Paul McCartney was off to a good start in 2014 before things went a little downhill.
Having wrapped up his 2013 touring just before Thanksgiving in Japan, he had the world stage in late January at the Grammy Awards. That’s also where they shot “The Night That Changed America: A Grammy Salute to The Beatles,” a star-studded CBS special that aired Feb. 9, the 50th anniversary of the band’s performance on “The Ed Sullivan Show.”
February and March were spent doing whatever rock ’n’ roll legends do, and then he got back on the road in late April for six dates in South America, including his first visits to Ecuador and Costa Rica.
If you held tickets for Monday’s show at Consol Energy Center, you may have gotten a shiver when the postponements started rolling in, beginning with the return trip to Japan in late May.
It was a “virus,” he said, and he apologized for “letting my fans down.” His management pointed out that, basically, he’s not Morrissey: “Paul has only ever had to reschedule a handful of shows in his entire career and so he is upset about this situation, he hates to let people down.”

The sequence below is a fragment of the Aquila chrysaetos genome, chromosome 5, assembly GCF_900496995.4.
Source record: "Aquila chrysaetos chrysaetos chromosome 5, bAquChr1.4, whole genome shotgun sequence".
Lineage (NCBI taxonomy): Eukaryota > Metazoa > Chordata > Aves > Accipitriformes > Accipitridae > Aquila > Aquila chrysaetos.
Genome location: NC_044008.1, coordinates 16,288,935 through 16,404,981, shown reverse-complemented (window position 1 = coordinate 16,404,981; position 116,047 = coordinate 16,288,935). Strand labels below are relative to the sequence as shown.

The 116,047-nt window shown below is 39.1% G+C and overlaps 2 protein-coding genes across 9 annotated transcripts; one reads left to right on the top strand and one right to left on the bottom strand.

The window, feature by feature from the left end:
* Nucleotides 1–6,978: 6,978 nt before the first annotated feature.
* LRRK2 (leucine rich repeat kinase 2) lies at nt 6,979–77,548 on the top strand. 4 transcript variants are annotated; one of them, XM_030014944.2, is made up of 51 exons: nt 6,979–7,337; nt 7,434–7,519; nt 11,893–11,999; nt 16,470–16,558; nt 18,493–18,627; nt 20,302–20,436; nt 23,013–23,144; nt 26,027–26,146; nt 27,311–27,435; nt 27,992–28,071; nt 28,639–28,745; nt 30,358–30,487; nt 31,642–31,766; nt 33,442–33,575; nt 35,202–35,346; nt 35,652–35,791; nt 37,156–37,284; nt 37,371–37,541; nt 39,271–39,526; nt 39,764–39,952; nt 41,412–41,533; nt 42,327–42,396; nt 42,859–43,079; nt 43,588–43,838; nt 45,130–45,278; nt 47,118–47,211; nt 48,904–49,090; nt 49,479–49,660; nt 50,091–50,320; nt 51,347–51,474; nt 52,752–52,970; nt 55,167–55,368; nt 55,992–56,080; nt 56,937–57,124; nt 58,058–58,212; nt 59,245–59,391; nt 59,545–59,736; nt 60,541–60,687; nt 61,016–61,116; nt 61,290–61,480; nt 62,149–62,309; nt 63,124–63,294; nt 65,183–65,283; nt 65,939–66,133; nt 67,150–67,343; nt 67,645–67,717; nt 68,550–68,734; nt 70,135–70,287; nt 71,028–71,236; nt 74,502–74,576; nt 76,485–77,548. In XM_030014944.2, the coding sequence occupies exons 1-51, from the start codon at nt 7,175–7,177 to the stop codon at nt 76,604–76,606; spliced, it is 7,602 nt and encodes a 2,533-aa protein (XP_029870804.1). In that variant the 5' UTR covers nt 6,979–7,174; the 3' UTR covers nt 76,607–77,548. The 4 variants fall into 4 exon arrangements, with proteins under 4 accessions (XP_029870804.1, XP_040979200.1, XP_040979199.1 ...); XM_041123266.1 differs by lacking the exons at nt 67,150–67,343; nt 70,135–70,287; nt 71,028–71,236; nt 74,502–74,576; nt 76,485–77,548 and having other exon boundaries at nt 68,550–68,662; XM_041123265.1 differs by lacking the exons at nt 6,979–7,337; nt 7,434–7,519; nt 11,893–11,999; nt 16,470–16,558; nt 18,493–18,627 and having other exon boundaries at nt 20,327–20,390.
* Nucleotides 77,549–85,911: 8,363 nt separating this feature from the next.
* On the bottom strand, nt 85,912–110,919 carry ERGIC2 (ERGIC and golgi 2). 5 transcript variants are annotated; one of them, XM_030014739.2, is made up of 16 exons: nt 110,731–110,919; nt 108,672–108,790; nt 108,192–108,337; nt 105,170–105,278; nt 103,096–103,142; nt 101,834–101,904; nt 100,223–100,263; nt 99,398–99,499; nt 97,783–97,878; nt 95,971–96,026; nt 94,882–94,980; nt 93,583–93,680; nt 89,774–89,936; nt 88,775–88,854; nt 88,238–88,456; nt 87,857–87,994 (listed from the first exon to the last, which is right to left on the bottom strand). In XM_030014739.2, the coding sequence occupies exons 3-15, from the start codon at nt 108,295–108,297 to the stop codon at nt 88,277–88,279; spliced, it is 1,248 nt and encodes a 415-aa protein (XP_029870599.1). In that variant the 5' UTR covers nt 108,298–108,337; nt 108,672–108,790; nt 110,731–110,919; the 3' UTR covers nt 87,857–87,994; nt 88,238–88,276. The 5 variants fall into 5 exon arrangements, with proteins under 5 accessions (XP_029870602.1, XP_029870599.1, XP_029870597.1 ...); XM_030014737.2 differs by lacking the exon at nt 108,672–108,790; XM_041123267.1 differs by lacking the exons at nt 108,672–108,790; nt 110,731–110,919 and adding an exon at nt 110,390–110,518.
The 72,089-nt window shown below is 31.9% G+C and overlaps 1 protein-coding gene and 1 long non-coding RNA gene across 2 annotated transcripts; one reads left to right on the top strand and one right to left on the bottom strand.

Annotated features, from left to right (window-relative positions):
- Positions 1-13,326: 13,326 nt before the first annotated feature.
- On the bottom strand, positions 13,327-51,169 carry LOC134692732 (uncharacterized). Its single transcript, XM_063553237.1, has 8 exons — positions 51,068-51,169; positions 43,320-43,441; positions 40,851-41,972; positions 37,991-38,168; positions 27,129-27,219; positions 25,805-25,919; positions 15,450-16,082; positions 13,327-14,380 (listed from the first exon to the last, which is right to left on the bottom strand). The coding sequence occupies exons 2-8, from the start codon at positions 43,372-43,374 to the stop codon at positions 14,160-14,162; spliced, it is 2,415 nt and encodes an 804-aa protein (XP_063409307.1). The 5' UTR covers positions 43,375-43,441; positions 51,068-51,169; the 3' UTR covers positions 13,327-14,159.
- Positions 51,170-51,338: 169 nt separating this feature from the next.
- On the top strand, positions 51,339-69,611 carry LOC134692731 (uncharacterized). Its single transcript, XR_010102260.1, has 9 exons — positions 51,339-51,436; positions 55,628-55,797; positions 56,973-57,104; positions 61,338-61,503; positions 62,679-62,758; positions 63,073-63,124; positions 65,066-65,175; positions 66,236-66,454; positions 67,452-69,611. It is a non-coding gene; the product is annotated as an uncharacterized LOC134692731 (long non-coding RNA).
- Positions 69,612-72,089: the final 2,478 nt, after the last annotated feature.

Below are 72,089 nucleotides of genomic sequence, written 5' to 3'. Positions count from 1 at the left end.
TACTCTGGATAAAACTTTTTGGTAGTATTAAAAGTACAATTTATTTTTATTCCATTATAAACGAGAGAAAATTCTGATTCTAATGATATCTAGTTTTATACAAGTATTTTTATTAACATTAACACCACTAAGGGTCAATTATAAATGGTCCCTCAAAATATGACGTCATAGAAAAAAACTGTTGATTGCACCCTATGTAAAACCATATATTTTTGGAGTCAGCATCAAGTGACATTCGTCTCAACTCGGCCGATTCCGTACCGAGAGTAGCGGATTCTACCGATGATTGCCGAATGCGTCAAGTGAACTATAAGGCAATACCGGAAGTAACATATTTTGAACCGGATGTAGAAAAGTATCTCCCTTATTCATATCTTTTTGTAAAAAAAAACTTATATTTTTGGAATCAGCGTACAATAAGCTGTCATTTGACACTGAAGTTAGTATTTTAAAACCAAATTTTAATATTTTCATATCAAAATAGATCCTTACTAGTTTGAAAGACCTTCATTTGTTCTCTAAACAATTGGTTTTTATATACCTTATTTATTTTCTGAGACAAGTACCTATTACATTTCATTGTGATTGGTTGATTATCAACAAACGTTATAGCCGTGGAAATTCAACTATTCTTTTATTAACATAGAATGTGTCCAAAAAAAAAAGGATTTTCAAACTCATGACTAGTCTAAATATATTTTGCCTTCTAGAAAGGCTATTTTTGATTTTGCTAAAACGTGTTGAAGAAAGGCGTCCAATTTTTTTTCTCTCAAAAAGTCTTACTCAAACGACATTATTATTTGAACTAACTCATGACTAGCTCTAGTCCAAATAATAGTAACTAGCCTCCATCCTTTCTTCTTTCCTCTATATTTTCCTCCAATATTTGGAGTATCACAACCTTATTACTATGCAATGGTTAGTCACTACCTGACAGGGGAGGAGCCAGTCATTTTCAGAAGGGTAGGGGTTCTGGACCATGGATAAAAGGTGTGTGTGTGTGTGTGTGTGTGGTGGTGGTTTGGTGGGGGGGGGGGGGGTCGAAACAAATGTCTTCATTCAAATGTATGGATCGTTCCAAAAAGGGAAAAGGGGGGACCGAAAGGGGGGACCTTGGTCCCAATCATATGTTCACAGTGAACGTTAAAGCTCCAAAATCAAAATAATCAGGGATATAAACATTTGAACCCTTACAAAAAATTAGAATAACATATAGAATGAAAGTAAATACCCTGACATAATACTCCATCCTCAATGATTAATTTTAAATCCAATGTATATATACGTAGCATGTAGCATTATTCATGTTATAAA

The virus wiped out the seven concerts he had booked for June, leaving July up in the air until he released the cheerful video blog that he was “feeling great!” The Consol show is now the second one back, usually a good place to be, following the new tour opener in Albany, N.Y., Saturday.
This will be just the fourth chance for Pittsburghers to see him on our turf: Of course, there was the one and only Beatles show here at the Civic Arena on Sept. 14, 1964; the two shows in February 1990, on his first North American tour in 13 years; and his long-awaited return to christen Consol Energy Center Aug. 18-19, 2010.
The main thing new on this “Out There” tour is “New,” the album, released in October, that got him back to rock ’n’ roll after making the standards record, “Kisses on the Bottom,” the year before.
Don’t worry too much about it pushing out the Beatles songs. On that most recent date in Costa Rica, he played a 39-song set with four “New” songs (including “Queenie Eye,” which he played at the Grammys), 25 Beatles songs, six Wings songs and the rest from his solo catalog.
As anyone who has followed Mr. McCartney knows, when it comes to set lists, he’s a creature of habit, and when it comes to energy, he’s got an abnormal amount for 72.
Scott Mervis: firstname.lastname@example.org; 412-263-2576.